Mitsubishi Lied About Fuel Economy Numbers For 625,000 Cars
There will be smiles in the executive suites at Volkswagen today as the spotlight on cheating. lying, weaseling car companies has moved on, however briefly, from it to Mitsubishi. The Japanese auto maker admitted yesterday that it deliberately misstated the fuel economy numbers for 625,000 cars it built since the middle of 2013.
The cars involved include the Mitsubishi eK mini-wagon sold in various markets (but not in the United States) as well as 468,000 similar cars made for Nissan. All are what is known as Kei cars in Japan. That is a class of small automobiles limited by law to an engine size of 660 cc or less. Its announcement said it would stop manufacturing those cars immediately and would set up an independent panel to determine how all this cheating and lying happened.
Tetsuro Aikawa, president of Japan’s sixth largest auto maker by market value, bowed deeply and offered an abject apology at a news conference in Tokyo yesterday. “The wrongdoing was intentional. It is clear the falsification was done to make the mileage look better. But why they would resort to fraud to do this is still unclear,” he said.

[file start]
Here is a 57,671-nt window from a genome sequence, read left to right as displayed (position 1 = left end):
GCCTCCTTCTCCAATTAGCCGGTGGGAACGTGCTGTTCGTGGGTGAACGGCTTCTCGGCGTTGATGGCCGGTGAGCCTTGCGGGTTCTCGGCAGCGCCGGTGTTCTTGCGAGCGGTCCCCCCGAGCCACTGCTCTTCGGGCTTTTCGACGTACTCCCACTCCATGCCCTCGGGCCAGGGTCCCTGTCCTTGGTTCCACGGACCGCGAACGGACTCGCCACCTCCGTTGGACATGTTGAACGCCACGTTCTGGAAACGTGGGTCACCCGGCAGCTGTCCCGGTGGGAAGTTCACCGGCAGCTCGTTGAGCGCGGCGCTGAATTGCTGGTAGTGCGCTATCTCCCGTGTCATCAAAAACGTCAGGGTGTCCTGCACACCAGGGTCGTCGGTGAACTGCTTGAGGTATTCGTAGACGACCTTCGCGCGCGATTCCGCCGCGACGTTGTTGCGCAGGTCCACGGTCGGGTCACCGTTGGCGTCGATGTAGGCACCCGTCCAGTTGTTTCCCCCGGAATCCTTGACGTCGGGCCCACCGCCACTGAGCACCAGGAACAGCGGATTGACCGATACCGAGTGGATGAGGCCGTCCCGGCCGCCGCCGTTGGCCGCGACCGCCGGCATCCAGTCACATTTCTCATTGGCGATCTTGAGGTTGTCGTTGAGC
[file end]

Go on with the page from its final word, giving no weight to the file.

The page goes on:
In a separate statement, Mitsubishi said. “We express deep apologies to all of our customers and stakeholders for this issue. Taking into account the seriousness of these issues, we will also conduct an investigation into products manufactured for overseas markets.” The announcement trimmed over a billion dollars from the company’s share price. Shares were down 15% on Tuesday.
The cheating came to light after Nissan did its own testing and found the cars it was getting from Mitsubishi had lower fuel economy than expected. It appears the engineers who did the testing substantially over-inflated the tires of test vehicles. Hard tires have less rolling resistance, which results in inflated fuel economy figures.
The admission puts greater focus on the danger of allowing manufacturers to self-report emissions, fuel economy, and safety data to regulators. Market pressure makes it all too easy to justify cheating in the name of meeting sales goals. The Volkswagen diesel cheating scandal would never have come to light if independent testing didn’t reveal the discrepancy. Putting the onus on companies to provide accurate compliance information is like asking bank robbers to correctly report the proceeds from their nefarious activities on their tax returns.
Source: BBC News